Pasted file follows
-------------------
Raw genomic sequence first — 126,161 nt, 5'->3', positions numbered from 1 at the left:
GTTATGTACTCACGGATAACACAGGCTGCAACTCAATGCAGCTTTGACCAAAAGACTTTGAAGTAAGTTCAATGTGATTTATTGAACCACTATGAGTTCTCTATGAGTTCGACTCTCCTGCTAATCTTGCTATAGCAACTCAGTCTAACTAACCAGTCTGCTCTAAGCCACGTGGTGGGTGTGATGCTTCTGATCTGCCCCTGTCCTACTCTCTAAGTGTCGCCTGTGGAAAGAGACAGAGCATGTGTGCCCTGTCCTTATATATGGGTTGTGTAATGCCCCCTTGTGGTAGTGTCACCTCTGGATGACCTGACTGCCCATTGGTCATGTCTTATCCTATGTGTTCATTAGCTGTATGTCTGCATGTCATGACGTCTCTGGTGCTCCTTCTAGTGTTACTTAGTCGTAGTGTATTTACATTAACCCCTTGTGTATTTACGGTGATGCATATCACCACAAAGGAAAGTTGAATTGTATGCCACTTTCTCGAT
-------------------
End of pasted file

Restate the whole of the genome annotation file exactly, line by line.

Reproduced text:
Raw genomic sequence first — 126,161 nt, 5'->3', positions numbered from 1 at the left:
GTTATGTACTCACGGATAACACAGGCTGCAACTCAATGCAGCTTTGACCAAAAGACTTTGAAGTAAGTTCAATGTGATTTATTGAACCACTATGAGTTCTCTATGAGTTCGACTCTCCTGCTAATCTTGCTATAGCAACTCAGTCTAACTAACCAGTCTGCTCTAAGCCACGTGGTGGGTGTGATGCTTCTGATCTGCCCCTGTCCTACTCTCTAAGTGTCGCCTGTGGAAAGAGACAGAGCATGTGTGCCCTGTCCTTATATATGGGTTGTGTAATGCCCCCTTGTGGTAGTGTCACCTCTGGATGACCTGACTGCCCATTGGTCATGTCTTATCCTATGTGTTCATTAGCTGTATGTCTGCATGTCATGACGTCTCTGGTGCTCCTTCTAGTGTTACTTAGTCGTAGTGTATTTACATTAACCCCTTGTGTATTTACGGTGATGCATATCACCACAAAGGAAAGTTGAATTGTATGCCACTTTCTCGAT